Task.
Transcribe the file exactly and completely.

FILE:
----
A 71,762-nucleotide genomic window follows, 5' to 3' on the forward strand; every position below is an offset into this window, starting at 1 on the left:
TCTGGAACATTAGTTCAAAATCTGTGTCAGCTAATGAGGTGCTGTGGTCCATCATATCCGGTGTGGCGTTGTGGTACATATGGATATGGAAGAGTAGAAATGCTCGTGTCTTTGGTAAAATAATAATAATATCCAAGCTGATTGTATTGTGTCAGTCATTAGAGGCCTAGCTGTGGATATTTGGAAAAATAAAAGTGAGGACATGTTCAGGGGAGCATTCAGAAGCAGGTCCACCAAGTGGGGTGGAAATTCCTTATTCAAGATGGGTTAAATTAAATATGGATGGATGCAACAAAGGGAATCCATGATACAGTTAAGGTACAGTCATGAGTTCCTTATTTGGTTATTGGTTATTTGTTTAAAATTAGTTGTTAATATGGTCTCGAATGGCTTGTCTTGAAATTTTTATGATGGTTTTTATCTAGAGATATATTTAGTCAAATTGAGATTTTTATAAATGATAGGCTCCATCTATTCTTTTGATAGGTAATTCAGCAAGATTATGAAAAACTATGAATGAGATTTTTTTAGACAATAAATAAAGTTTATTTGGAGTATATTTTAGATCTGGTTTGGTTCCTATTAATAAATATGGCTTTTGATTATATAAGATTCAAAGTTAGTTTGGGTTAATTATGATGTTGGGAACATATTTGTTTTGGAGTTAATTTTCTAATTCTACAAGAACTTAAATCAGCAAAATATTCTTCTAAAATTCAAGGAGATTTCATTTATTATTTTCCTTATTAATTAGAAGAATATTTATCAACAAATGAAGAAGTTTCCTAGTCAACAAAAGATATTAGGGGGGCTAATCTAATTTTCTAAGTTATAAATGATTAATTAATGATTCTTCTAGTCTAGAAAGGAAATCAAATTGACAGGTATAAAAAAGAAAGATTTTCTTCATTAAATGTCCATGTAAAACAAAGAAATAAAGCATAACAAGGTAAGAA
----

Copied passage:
A 71,762-nucleotide genomic window follows, 5' to 3' on the forward strand; every position below is an offset into this window, starting at 1 on the left:
TCTGGAACATTAGTTCAAAATCTGTGTCAGCTAATGAGGTGCTGTGGTCCATCATATCCGGTGTGGCGTTGTGGTACATATGGATATGGAAGAGTAGAAATGCTCGTGTCTTTGGTAAAATAATAATAATATCCAAGCTGATTGTATTGTGTCAGTCATTAGAGGCCTAGCTGTGGATATTTGGAAAAATAAAAGTGAGGACATGTTCAGGGGAGCATTCAGAAGCAGGTCCACCAAGTGGGGTGGAAATTCCTTATTCAAGATGGGTTAAATTAAATATGGATGGATGCAACAAAGGGAATCCATGATACAGTTAAGGTACAGTCATGAGTTCCTTATTTGGTTATTGGTTATTTGTTTAAAATTAGTTGTTAATATGGTCTCGAATGGCTTGTCTTGAAATTTTTATGATGGTTTTTATCTAGAGATATATTTAGTCAAATTGAGATTTTTATAAATGATAGGCTCCATCTATTCTTTTGATAGGTAATTCAGCAAGATTATGAAAAACTATGAATGAGATTTTTTTAGACAATAAATAAAGTTTATTTGGAGTATATTTTAGATCTGGTTTGGTTCCTATTAATAAATATGGCTTTTGATTATATAAGATTCAAAGTTAGTTTGGGTTAATTATGATGTTGGGAACATATTTGTTTTGGAGTTAATTTTCTAATTCTACAAGAACTTAAATCAGCAAAATATTCTTCTAAAATTCAAGGAGATTTCATTTATTATTTTCCTTATTAATTAGAAGAATATTTATCAACAAATGAAGAAGTTTCCTAGTCAACAAAAGATATTAGGGGGGCTAATCTAATTTTCTAAGTTATAAATGATTAATTAATGATTCTTCTAGTCTAGAAAGGAAATCAAATTGACAGGTATAAAAAAGAAAGATTTTCTTCATTAAATGTCCATGTAAAACAAAGAAATAAAGCATAACAAGGTAAGAA